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Taking the high position.
The first thing that sprung to mind when I played Kill.Switch was Syphon Filter from years ago on the PSOne. While the gameplay is mildly similar, the visuals were where I made the association. While Kill.Switch has some flashy effects including rain, shadows, and (my personal favorite) flash-bangs, the models in-game arenít much more detailed than those from yesteryear. This is exaggerated during the few in-game engine cutscenes, which really donít do the PS2 any justice.

Visual simplicities aside, Kill.Switch is a well presented game. Thereís never a dull moment on-screen, and the game remains fluid even with countless explosions and enemies running around. The camera remains focused on the nearest threats, which is handy when running around going through magazines of ammo, but causes problems when walking slowly in tight spots; there youíre more likely to get a glimpse of Bishopís back rather than the enemy thatís about to cause you trouble. With regards to the visual presentation of the game, the menu screens, are basic, but are quickly accessed and laid out well.

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Manning the fixed guns.
What does a room full of firing machine guns sound like? Noisy? Indeed. Due to the nature of Kill.Switch, the Rambo-style of gameplay usually results in more gunshots than not. This is unavoidable, but itís a shame that it drowns out the action-blockbuster soundtrack that otherwise sets the scene perfectly. Namco have put obvious effort into the audio department though, with guns sounding noticeably different to each other, and bundles of ricochet effects (which youíd expect when covering from a hail of bullets).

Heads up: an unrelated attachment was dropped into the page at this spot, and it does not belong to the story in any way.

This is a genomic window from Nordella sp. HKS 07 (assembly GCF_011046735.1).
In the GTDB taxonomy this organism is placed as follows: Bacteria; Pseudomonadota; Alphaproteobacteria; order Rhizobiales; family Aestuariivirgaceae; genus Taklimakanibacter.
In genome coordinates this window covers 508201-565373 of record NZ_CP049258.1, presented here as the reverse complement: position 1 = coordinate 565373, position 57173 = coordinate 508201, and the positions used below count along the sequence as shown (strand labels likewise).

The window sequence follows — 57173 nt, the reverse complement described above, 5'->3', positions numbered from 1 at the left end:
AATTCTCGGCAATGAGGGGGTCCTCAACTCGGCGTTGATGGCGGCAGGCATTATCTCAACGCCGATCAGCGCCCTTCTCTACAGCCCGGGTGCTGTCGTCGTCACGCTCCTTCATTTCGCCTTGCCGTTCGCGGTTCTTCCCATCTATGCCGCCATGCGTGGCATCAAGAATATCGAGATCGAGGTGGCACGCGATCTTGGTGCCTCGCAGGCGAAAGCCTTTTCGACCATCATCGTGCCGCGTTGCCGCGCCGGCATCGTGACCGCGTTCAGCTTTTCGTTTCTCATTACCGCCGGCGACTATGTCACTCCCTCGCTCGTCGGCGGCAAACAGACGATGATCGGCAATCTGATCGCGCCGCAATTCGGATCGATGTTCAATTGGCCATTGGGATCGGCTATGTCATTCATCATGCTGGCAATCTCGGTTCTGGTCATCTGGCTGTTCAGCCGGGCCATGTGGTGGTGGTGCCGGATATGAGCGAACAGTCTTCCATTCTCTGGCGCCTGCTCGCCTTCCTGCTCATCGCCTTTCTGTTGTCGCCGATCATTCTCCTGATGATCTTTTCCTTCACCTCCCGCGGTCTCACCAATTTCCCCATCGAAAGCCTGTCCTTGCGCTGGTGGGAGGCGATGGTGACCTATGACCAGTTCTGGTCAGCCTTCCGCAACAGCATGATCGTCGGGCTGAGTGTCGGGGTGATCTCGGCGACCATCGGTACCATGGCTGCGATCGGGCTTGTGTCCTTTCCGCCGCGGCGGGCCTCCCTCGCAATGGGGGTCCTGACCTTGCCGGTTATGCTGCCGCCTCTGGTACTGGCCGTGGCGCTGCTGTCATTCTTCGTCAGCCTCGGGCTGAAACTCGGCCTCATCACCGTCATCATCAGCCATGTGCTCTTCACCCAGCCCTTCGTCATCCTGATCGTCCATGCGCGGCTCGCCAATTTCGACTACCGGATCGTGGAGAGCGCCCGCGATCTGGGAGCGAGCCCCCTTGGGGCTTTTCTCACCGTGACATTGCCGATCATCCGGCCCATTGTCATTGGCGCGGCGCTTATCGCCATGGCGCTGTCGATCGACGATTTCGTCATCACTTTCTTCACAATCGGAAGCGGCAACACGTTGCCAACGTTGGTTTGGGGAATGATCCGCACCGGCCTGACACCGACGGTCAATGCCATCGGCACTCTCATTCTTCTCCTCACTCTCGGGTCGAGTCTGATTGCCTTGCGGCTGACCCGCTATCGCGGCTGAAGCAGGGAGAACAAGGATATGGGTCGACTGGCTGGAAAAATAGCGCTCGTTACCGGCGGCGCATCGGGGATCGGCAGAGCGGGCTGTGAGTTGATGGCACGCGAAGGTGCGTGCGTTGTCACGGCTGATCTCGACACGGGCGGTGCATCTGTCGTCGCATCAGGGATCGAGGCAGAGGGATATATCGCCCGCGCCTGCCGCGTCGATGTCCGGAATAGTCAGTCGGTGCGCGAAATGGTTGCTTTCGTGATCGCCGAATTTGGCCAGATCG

Kill.Switch almost seems a little unfinished in itís current form; while the gameplay is great (although repetitive), there isnít much more than that. Iíve complained about the lack of extras and unlockables in games before, and Iíll be doing it many times more Iím sure. There are 2 difficulty levels to play through, but not much more than that; no 2 player mode, no bonuses, no cheats no nothing. Hopefully Namco can expand on what is a solid engine, and incorporate online play into a sequel, to take Sony head on against Syphon Filter: The Omega Strain (which wouldnít be incredibly hard to better).

Review By: Chris Gobbett

GRAPHICSAverage character models backed up with some showy effects.
SOUNDDramatic scores, riddled with oodles of gunshots.
GAMEPLAYKilling the bad guys is fun, but a little tedious without variety.
VALUEYouíll finish it, and thenÖ umÖ thereís not much else to do.
OVERALLKill.Switch is a solid action game for the PS2, but lacks depth and replay value. A good game to hire and shoot through over a weekend, but after playing through it once thereís little to keep you coming back for more.